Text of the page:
Friday, October 27, 2023

Heroes of the Early Church: Pt 1 Stephen

Heroes of the Early Church: Stephen 

by Naomi Craig

St-stephenFXD.jpg, Wikimedia

The first we hear about Stephen is in the book of Acts when he is appointed as a deacon to ensure care for the Hellenistic widows.

Where did he come from? 

Hellenistic (or Greek) Jews were those of Jewish descent who had lived in and adapted to Greek culture. Hellenists also held to the belief that God was not bound to the temple as if He needed the structure to be worshipped.

Not surprising, those who were currently living in Jerusalem or in the nearby region, felt superior to those who didn't make it to the temple as frequently, and were offended when Hellenists spoke against the temple. 

TempleMount HolylandModel, wikimedia

If Stephen was trusted to be a part of the church leadership, it's safe to say he's been around for a while. Perhaps he was there when the Holy Spirit was given at Pentecost? Perhaps he was one of the 500+ people the Lord Jesus appeared to after His resurrection?

At any rate we know he was 'full of faith and the Holy Spirit and power' (Acts 6:3, 8) and was well versed in the Hebrew ways.

Stephen comes to center stage after Jesus' ascension, after the church has been functioning for some time. At the end of Acts 4, we see the church were of one heart and in one accord (youth pastor joke, anyone?) and had all things in common. We see the believers giving generously, like Barnabas and the bad example set by Ananias and Sapphira. The Lord is doing mighty things through the hands of the disciples/apostles, and yet some of the widows are being overlooked.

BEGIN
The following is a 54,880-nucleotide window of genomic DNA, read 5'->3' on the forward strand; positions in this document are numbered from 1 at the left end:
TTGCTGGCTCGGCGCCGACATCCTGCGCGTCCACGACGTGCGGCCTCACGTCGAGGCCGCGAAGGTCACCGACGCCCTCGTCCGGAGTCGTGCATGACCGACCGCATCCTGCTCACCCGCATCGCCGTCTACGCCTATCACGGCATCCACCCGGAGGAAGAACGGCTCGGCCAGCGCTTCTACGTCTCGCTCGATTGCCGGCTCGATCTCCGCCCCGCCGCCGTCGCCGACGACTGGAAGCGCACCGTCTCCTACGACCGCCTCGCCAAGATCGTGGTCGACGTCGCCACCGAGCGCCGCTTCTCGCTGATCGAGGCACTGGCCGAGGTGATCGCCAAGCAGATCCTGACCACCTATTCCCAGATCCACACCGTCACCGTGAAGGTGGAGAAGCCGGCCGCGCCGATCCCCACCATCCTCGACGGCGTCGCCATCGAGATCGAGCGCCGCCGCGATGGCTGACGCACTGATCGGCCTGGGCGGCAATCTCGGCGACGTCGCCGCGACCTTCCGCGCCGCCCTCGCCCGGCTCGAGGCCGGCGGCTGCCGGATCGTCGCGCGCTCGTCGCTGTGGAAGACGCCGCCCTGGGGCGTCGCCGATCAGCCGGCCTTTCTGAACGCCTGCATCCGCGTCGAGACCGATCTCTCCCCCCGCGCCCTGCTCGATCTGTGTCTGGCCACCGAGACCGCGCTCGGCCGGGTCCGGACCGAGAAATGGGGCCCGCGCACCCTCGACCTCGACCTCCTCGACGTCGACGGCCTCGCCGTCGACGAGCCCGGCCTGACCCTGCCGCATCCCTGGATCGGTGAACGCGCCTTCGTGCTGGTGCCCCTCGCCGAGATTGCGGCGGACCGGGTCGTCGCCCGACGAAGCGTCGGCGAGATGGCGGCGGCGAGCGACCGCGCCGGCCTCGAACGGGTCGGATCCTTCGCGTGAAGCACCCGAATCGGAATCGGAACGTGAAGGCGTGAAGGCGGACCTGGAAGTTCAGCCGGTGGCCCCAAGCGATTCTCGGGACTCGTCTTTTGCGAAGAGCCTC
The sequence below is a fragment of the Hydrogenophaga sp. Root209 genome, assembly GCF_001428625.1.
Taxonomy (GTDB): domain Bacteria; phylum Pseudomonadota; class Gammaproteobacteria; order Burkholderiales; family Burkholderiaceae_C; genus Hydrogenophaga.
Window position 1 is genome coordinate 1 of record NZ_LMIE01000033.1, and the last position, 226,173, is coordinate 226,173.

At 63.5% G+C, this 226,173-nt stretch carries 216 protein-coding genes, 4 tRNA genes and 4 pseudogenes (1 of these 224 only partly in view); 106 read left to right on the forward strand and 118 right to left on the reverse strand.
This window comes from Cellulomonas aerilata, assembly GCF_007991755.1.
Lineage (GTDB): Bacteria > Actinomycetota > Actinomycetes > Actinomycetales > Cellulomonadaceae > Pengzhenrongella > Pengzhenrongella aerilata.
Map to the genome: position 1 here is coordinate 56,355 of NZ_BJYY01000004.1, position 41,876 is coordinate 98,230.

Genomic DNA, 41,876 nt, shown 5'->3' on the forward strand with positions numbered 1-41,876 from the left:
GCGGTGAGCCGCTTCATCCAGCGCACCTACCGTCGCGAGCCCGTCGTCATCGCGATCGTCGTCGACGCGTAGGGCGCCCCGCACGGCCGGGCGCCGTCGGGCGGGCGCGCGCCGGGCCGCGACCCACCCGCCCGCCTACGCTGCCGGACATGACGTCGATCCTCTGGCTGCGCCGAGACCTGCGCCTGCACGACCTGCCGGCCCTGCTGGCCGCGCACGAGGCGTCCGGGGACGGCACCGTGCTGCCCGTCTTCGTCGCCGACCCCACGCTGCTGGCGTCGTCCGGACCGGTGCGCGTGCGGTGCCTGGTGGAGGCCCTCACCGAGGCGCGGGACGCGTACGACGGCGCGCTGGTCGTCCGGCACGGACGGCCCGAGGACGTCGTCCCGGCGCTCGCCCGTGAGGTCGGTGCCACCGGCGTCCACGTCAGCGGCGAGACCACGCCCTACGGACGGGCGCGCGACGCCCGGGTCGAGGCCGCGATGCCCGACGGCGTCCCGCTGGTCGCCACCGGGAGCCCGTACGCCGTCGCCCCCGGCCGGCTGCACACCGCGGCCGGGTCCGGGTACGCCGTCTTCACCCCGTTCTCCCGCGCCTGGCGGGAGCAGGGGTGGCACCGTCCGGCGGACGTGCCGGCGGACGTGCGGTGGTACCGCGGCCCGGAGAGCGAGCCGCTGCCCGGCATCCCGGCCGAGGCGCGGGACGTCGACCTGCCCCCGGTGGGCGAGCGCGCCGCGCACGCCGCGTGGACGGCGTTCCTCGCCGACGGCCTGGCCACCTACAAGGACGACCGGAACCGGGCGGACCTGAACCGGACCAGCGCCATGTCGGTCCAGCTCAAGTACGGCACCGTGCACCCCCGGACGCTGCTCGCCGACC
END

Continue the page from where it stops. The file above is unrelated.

Juan van der Hamen - Serving Table - WGA11198, Wikimedia

Stephen and 6 other Greek Jews are appointed as Deacons. Not only did he serve the widows in a very tangible way, he also spoke boldly in the Synagogue of the Freedmen. This particular synagogue had representatives from all over the Roman empire, including those from Cilicia, the province that boasted the city Tarsus. Sound familiar? 

The Bible says though they disputed Stephen, they couldn't resist the wisdom and the Spirit by which he spoke. The people brought on men to accuse Stephen of blaspheme, just as they had done for Jesus.

Stephen is brought before the council. Although the false reports keep coming, they can all see his face is like that of an angel.

So Stephen launches into a chapter-long sermon sharing the history of the Jewish people, ending with accusations that they now have betrayed and murdered Jesus. And God Most High does not dwell in the Temple as if He could be contained by man-made constricts.

Angry mob of four. Wikimedia

Just like Peter's audience in Acts 2, those in the council were "cut to the heart."  But, unlike Peter's audience who were convicted and believed, these men gnashed their teeth and shoved Stephen outside the city to stone him. 

This part of the story is almost as familiar as Jesus' death. Stephen asks in his dying breath that these men's sins be forgiven, and he dies. Christianity's first martyr.